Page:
The credit union movement has its roots, in part, at Lowes Grove, once an agricultural community in Durham County, today enveloped by the burgeoning Research Triangle Park. The first credit union in the nation opened in 1909 in Manchester, New Hampshire. The objective of credit unions embodied self-help and economic democracy, ideals identified with Progressive philosophy. But the day-to-day practical application was to relieve borrowers of high interest rates, often over forty percent, charged by bankers and other moneylenders of the day.
Durham banker John Sprunt Hill envisioned the application of the credit cooperative concept to agriculture. Farmers, crippled by lack of access to credit and a burdensome crop lien system, could benefit most from credit unions, Hill foresaw. In 1913 he travelled to across Europe as part of a commission appointed by President Woodrow Wilson to study credit practices in place since the mid-1800s. In Vigonova, a village in northern Italy, he found particular inspiration. On his return Hill spoke widely, in and out of the state, on rural credit unions.
Hill was the guiding force behind a bill passed by the legislature in 1915 to authorize their charter. Through his initiative a meeting was called at the farm life school at Lowes Grove on December 9 of that year. There, sixteen farmers subscribed to stock for the cooperative. The credit union, offering six percent short-term loans, opened for business on January 20, 1916, followed five days later by one at Bahama and the next month by two in Mecklenburg County. A trade journal in July 1916 identified the Lowes Grove credit union as the “first cooperative credit union, operating under legislative sanction, established in the South.” Credit unions, which underwent their greatest growth after the Depression, were supervised by the state Department of Agriculture until recent years.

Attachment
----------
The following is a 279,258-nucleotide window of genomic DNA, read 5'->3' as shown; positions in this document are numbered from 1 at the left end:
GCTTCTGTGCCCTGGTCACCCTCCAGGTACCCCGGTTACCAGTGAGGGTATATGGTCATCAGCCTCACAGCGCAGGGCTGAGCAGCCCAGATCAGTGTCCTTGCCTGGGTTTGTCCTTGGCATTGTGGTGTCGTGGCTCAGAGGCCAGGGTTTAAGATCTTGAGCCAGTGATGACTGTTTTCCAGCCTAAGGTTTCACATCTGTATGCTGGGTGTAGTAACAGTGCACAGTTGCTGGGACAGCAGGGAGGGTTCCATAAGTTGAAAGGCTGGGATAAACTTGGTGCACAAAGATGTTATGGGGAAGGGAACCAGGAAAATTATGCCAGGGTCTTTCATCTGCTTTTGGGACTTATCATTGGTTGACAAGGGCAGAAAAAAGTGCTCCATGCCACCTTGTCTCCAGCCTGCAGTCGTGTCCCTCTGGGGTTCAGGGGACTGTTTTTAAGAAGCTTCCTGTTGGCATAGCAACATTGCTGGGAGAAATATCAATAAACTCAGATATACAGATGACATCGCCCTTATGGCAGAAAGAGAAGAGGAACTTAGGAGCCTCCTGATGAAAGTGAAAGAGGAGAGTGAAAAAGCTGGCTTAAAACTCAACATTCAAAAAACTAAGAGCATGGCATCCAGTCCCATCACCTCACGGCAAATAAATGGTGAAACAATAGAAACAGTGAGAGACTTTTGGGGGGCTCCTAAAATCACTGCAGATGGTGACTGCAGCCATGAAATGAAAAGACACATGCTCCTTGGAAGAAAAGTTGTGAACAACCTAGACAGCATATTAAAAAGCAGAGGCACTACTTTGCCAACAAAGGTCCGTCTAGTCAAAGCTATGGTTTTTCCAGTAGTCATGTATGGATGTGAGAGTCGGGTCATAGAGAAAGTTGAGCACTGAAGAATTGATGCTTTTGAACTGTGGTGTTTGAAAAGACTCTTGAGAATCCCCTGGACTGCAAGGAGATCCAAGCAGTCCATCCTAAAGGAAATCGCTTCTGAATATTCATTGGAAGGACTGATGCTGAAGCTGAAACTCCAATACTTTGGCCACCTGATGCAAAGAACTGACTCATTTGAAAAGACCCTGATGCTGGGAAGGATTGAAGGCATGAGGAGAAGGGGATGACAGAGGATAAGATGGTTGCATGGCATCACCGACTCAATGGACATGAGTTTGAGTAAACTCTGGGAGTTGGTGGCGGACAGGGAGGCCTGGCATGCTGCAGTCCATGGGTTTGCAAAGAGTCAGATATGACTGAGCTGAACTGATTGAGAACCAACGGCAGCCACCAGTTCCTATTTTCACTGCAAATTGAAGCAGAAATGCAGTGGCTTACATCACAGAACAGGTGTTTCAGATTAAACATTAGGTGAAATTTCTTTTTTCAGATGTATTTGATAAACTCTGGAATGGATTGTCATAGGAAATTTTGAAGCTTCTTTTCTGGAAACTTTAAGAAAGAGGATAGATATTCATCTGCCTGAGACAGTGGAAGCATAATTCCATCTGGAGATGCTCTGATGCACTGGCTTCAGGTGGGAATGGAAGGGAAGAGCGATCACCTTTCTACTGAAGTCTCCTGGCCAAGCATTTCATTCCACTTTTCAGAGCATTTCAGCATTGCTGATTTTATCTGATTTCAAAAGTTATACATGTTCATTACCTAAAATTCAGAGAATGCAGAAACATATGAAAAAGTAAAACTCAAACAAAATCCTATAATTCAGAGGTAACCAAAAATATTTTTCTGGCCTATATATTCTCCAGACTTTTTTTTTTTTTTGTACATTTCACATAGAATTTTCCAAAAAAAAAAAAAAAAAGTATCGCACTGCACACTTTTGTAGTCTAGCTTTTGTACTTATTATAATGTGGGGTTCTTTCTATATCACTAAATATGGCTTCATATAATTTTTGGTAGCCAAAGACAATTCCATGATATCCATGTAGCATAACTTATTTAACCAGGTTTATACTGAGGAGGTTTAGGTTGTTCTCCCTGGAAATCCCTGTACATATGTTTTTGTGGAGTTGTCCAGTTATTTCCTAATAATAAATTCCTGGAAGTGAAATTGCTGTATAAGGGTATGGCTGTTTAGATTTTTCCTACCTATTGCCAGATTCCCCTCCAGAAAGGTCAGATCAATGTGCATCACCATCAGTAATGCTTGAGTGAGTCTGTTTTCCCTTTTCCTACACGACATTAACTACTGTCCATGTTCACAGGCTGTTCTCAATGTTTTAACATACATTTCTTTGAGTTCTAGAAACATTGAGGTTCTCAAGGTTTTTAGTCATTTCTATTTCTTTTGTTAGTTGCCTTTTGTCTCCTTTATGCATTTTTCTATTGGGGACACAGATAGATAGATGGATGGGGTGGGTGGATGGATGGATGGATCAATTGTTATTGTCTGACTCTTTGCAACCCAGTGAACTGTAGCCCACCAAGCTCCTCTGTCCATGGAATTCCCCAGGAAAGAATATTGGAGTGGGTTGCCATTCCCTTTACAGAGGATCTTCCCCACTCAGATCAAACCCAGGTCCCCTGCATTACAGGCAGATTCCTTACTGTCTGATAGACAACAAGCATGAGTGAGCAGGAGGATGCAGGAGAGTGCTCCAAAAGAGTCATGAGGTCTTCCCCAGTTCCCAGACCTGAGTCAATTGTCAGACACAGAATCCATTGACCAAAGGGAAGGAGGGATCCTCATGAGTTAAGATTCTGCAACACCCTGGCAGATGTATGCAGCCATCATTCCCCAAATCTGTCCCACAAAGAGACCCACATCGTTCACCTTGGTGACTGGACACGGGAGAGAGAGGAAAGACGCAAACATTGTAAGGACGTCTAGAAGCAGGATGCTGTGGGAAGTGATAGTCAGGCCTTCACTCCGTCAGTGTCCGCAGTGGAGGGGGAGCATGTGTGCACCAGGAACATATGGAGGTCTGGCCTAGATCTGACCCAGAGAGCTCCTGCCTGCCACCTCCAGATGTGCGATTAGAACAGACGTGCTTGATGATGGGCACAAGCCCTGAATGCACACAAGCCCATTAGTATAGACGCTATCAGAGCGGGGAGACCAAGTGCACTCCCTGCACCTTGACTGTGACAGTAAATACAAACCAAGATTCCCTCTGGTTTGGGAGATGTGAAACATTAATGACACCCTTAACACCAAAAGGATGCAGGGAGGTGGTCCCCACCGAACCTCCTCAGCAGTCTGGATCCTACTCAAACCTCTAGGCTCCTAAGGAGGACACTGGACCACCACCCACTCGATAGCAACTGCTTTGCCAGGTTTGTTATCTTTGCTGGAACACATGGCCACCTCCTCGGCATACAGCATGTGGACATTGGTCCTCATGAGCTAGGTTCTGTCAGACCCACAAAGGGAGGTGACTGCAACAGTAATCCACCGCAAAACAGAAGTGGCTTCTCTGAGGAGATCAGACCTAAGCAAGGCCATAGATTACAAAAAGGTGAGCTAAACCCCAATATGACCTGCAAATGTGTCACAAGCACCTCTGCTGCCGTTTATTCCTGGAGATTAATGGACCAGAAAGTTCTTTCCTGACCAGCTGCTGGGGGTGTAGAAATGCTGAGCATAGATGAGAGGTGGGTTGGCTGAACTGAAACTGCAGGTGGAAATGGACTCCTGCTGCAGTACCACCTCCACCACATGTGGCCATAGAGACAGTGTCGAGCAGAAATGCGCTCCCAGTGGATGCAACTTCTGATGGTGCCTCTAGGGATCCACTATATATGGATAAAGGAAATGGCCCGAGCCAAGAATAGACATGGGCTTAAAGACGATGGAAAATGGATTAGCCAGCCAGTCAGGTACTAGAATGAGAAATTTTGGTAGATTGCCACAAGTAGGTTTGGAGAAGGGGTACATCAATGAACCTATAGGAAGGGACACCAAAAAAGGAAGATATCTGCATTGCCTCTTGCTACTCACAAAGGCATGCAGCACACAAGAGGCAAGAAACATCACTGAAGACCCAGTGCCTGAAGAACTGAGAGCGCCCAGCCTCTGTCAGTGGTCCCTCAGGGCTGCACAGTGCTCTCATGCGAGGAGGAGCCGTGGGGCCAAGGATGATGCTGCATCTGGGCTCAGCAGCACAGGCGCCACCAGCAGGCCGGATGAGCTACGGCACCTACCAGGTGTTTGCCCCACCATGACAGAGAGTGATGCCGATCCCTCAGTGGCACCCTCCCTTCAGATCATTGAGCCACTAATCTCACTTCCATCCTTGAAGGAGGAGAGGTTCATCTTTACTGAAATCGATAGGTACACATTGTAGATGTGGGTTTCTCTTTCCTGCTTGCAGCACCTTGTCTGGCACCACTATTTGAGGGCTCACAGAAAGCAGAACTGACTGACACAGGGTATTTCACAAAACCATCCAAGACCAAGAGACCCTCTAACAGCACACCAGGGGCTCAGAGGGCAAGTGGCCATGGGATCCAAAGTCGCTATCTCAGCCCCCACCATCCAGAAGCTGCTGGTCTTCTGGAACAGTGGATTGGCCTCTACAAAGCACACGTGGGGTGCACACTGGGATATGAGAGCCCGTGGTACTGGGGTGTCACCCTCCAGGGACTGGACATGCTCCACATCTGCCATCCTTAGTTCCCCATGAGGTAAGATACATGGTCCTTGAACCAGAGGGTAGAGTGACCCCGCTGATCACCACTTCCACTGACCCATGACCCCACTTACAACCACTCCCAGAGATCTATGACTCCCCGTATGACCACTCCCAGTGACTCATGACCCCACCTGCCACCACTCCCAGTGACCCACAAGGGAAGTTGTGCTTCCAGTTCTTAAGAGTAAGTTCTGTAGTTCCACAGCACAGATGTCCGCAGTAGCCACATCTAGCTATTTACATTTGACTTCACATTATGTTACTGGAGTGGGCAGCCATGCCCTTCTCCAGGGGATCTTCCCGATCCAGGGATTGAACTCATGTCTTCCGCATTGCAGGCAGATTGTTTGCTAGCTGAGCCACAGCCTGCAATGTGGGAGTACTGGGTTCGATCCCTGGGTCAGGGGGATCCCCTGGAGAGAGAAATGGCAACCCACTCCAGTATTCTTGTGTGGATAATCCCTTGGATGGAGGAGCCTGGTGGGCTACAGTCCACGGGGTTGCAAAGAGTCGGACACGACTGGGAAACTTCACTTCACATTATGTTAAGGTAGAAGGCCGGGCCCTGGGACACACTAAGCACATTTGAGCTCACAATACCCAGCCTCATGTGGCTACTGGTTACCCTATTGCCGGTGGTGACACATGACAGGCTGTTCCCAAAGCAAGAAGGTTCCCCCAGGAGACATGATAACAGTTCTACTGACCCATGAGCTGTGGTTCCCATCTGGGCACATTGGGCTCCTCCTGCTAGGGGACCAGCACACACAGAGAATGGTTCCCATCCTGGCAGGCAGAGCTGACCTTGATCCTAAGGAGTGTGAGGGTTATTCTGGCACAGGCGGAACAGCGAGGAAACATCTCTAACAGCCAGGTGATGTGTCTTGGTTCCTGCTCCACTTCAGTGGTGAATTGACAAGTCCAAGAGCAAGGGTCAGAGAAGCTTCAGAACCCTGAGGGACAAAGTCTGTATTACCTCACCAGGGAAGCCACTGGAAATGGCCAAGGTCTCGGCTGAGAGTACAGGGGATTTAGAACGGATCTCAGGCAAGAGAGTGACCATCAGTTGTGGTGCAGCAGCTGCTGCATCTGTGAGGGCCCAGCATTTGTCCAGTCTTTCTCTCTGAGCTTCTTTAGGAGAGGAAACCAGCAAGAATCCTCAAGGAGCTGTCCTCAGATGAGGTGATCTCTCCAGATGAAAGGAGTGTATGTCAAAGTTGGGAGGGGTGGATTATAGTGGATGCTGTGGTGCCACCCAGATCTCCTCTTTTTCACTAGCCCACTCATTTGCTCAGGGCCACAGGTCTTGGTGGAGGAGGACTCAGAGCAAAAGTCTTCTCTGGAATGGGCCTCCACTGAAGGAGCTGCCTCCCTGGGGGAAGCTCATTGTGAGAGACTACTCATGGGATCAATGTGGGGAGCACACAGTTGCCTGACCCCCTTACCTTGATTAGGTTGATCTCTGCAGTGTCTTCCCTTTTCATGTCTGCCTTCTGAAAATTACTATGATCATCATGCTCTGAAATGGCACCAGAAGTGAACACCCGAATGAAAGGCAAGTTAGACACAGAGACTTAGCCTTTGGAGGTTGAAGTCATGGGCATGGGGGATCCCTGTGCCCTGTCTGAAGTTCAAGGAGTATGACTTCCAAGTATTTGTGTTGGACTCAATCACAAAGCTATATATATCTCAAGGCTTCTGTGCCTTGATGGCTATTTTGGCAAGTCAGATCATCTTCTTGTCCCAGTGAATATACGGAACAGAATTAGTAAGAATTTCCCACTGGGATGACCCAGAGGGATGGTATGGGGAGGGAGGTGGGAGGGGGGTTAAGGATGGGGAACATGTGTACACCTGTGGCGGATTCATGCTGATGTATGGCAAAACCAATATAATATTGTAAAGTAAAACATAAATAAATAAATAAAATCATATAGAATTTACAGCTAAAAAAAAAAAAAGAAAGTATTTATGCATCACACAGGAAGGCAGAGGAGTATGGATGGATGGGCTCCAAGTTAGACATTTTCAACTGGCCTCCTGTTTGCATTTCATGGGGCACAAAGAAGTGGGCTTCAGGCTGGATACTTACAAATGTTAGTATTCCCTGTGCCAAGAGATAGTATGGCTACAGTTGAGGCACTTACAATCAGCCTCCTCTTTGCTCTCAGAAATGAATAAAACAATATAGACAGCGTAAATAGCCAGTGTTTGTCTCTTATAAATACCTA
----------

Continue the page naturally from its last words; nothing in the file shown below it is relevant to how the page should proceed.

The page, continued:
References: William Hays Simpson, “Credit Unions in North Carolina,” North Carolina Historical Review (October 1962): 541-548 Durham Morning Herald, December 10, 1915 (broadside reprint in North Carolina Collection, University of North Carolina Library) S. R. Winters, “A Carolina Rural Community Credit Union,” Commerce and Finance, no. 28 (July 10, 1918): 750-751 Samuel A. Ashe, ed., Biographical History of North Carolina, VII, 226-231--sketch by E. C. Branson Jean Bradley Anderson, Durham County: A History of Durham County, North Carolina (1990) T. Harry Gatton, Banking in North Carolina: A Narrative History (1987)